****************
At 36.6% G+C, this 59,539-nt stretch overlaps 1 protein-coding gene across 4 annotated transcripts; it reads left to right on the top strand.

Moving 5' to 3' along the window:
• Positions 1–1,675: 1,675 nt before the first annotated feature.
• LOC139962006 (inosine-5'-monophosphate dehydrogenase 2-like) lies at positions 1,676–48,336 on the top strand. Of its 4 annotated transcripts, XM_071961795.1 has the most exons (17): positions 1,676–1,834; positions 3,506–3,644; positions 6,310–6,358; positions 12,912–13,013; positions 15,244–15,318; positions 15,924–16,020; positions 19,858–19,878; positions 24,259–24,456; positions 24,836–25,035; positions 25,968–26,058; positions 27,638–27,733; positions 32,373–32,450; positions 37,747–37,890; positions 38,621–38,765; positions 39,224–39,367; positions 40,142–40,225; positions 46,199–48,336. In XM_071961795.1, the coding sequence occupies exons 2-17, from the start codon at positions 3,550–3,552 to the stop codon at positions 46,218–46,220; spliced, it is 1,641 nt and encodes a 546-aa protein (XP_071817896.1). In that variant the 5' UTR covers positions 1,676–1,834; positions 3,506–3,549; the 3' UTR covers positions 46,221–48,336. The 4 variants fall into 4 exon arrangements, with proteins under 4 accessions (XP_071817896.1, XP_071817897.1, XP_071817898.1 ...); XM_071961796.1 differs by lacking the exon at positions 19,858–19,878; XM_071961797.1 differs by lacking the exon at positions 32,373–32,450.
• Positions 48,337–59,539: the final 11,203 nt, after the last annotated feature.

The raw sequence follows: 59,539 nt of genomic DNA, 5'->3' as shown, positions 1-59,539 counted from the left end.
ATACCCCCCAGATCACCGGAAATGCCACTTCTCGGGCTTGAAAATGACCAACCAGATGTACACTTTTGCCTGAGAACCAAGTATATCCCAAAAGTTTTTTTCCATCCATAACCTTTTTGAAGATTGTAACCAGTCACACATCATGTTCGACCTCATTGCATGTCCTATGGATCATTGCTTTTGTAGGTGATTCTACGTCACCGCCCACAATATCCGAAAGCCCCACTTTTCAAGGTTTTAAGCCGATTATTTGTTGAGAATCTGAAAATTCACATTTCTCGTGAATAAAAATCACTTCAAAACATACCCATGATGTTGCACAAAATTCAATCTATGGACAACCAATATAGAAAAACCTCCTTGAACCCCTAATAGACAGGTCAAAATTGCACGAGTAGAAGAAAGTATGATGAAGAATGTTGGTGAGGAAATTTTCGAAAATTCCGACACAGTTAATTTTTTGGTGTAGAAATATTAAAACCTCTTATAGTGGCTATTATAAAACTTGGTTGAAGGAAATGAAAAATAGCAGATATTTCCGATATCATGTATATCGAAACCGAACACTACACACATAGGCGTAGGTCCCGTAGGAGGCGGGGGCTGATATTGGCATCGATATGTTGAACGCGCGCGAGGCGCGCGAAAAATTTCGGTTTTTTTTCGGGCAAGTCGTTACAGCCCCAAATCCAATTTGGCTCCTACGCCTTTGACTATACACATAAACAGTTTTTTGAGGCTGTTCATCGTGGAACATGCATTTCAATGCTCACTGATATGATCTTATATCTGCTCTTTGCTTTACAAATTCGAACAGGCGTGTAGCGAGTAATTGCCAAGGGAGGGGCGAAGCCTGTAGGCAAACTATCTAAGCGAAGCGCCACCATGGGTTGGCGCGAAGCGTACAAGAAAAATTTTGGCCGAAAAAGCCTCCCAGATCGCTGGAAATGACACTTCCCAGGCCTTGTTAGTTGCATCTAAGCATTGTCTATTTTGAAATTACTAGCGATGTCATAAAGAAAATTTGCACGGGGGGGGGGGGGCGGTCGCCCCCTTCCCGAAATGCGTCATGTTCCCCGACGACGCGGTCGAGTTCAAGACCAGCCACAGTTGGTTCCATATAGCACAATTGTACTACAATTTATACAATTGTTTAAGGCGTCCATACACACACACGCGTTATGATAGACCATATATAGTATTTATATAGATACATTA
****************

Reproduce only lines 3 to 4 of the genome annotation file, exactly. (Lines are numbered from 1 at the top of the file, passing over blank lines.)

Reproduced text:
• Positions 1–1,675: 1,675 nt before the first annotated feature.
• LOC139962006 (inosine-5'-monophosphate dehydrogenase 2-like) lies at positions 1,676–48,336 on the top strand. Of its 4 annotated transcripts, XM_071961795.1 has the most exons (17): positions 1,676–1,834; positions 3,506–3,644; positions 6,310–6,358; positions 12,912–13,013; positions 15,244–15,318; positions 15,924–16,020; positions 19,858–19,878; positions 24,259–24,456; positions 24,836–25,035; positions 25,968–26,058; positions 27,638–27,733; positions 32,373–32,450; positions 37,747–37,890; positions 38,621–38,765; positions 39,224–39,367; positions 40,142–40,225; positions 46,199–48,336. In XM_071961795.1, the coding sequence occupies exons 2-17, from the start codon at positions 3,550–3,552 to the stop codon at positions 46,218–46,220; spliced, it is 1,641 nt and encodes a 546-aa protein (XP_071817896.1). In that variant the 5' UTR covers positions 1,676–1,834; positions 3,506–3,549; the 3' UTR covers positions 46,221–48,336. The 4 variants fall into 4 exon arrangements, with proteins under 4 accessions (XP_071817896.1, XP_071817897.1, XP_071817898.1 ...); XM_071961796.1 differs by lacking the exon at positions 19,858–19,878; XM_071961797.1 differs by lacking the exon at positions 32,373–32,450.